Vikings gave their teeth?  There are some holes in that story

Vikings gave their teeth? There are some holes in that story

Vikings had tooth decay, filled their teeth and practiced “sophisticated” dentistry, the world heard this week. A strong story quickly grabs attention, as it turns out.

Martin Colemans

Of course you can’t miss a funny message in the newspaper. Not only did the mighty Vikings roar with fighting spirit, they must also have screamed with toothache. Because what did Swedish dentists discover after all? Examined 171 Viking skeletons from the 11th and 12th centuries? About six out of ten adults suffer from tooth decay. A few of them may have died from jaw infections. Even more interesting is that Vikings sometimes extracted their teeth and drilled holes in their molars to apparently relieve pain.

You have to know how something like that works. Journalists often receive scientific news in advance, with the promise to keep it confidential until a time specified by the sender (usually a trade magazine). This gives the journalist time to delve into the matter, and the researcher time to answer questions: everyone is happy.

And so it happened that on Wednesday, December 13, at eight o’clock in the evening, the first media outlets raised their headlines: ‘Turns out the Vikings are surprisingly good dentists‘(devotion),’Even Vikings can’t avoid the dentist‘(Telegraph),’Vikings extracted their teeth to avoid pain‘(Popular Science).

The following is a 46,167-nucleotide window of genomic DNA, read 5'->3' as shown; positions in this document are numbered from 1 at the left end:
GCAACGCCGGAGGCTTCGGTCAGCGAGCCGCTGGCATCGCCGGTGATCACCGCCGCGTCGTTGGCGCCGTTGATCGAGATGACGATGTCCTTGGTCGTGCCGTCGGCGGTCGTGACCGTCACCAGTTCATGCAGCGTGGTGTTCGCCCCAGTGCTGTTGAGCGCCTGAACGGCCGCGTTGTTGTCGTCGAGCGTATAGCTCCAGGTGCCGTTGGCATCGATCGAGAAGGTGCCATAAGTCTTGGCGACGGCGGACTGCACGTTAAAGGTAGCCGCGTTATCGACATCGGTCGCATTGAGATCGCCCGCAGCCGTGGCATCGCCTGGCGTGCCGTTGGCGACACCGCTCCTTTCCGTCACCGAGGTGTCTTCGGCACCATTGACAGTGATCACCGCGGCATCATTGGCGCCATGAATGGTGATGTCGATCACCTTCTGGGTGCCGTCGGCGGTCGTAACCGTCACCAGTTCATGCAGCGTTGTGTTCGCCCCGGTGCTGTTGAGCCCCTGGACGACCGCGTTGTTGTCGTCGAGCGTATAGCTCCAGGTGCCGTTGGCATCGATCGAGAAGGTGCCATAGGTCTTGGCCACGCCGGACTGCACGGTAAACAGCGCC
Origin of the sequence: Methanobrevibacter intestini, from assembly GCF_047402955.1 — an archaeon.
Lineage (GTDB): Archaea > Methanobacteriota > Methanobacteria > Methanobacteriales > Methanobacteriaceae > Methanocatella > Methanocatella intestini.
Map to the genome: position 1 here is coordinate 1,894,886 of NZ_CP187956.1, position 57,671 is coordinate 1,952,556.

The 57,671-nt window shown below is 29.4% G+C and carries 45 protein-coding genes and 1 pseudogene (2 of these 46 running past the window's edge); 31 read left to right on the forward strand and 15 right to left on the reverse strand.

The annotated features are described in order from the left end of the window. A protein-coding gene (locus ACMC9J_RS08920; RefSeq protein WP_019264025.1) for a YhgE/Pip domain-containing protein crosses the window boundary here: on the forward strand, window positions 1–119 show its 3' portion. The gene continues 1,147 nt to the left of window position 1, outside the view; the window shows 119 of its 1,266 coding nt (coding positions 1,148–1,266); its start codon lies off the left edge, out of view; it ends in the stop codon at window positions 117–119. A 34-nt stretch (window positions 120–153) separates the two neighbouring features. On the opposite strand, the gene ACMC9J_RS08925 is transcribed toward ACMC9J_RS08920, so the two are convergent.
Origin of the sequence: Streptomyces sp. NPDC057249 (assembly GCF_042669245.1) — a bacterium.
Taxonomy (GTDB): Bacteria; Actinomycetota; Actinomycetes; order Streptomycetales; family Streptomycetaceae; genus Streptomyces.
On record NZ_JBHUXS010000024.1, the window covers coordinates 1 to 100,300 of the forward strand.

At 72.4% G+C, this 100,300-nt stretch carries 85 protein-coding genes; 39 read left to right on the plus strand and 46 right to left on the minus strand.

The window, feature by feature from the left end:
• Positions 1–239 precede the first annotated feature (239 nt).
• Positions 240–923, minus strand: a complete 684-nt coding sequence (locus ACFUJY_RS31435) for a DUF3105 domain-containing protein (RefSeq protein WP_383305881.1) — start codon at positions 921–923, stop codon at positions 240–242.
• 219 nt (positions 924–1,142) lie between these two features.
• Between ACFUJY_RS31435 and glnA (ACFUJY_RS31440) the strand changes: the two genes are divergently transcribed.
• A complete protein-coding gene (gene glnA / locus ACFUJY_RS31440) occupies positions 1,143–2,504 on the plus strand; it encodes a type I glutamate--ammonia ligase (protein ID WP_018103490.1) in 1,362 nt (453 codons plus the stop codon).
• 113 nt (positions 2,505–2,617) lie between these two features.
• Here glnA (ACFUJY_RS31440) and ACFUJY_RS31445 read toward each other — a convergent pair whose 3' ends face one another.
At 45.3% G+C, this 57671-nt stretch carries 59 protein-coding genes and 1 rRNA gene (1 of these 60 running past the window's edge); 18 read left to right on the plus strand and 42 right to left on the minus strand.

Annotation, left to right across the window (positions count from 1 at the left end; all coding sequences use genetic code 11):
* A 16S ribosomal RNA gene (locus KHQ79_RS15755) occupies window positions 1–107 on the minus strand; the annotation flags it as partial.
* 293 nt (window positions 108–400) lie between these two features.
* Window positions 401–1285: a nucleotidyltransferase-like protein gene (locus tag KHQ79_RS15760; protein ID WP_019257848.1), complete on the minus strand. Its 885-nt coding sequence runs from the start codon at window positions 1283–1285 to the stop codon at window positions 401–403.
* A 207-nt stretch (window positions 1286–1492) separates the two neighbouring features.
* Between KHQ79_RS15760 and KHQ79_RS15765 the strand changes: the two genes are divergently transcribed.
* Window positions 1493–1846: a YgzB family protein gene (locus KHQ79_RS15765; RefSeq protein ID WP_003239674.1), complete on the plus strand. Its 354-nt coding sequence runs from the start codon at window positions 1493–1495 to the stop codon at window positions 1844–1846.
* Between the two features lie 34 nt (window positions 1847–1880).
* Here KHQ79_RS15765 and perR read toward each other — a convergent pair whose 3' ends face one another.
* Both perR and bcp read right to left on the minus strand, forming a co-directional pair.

A Viking skull is examined for decay.Photo by Karolina Bertelsson

It’s annoying when things go wrong sometimes. Ultimately, this ban list is also one of them Grab a bag of press releases: The most eye-catching title stands out. This does not guarantee good research. “My students also do this type of study,” begins archaeologist and bone expert Rachel Schatz (Leiden University), after examining Viking research. ‘And this isn’t really news. This number of cavities is normal for people of this time. She herself investigated caries among medieval Dutch farmers: “I found more caries in Alkmaar.”

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I point out Schatz’s pictures of molars that appear to have been drilled out. But she’s not impressed. “This is a hole that can also occur naturally if such a tooth is left untreated. In combination with advanced erosion, the pulp chamber becomes visible spontaneously. Sometimes I see this myself.”

Those who had their teeth extracted are conclusive evidence of that.These notorious sailors were also surprisingly good dentists( In the pictures you can see horizontal lines on the teeth of one of the skulls, as if they had been filed. But Schatz sees something different. “Hypoplasia” is the word she uses. Deformation of tooth enamel can be caused by poor nutrition. “This is common in medieval teeth,” she says. Modern dentists may no longer realize this. Just as you don’t often see deep untreated holes these days.

The most powerful story that quickly grabs attention is found in circus science. Come and watch! Vikings with raised teeth! Enlightening story, read it devotion He even says: “The Vikings may have been superior in the battle for northern Europe, but they couldn’t win the battle against oral bacteria either.”

It wasn’t about wild men with axes, it was about Vikings who converted to Christianity and lived peacefully as farmers around a church in Sweden – this has sadly been lost.

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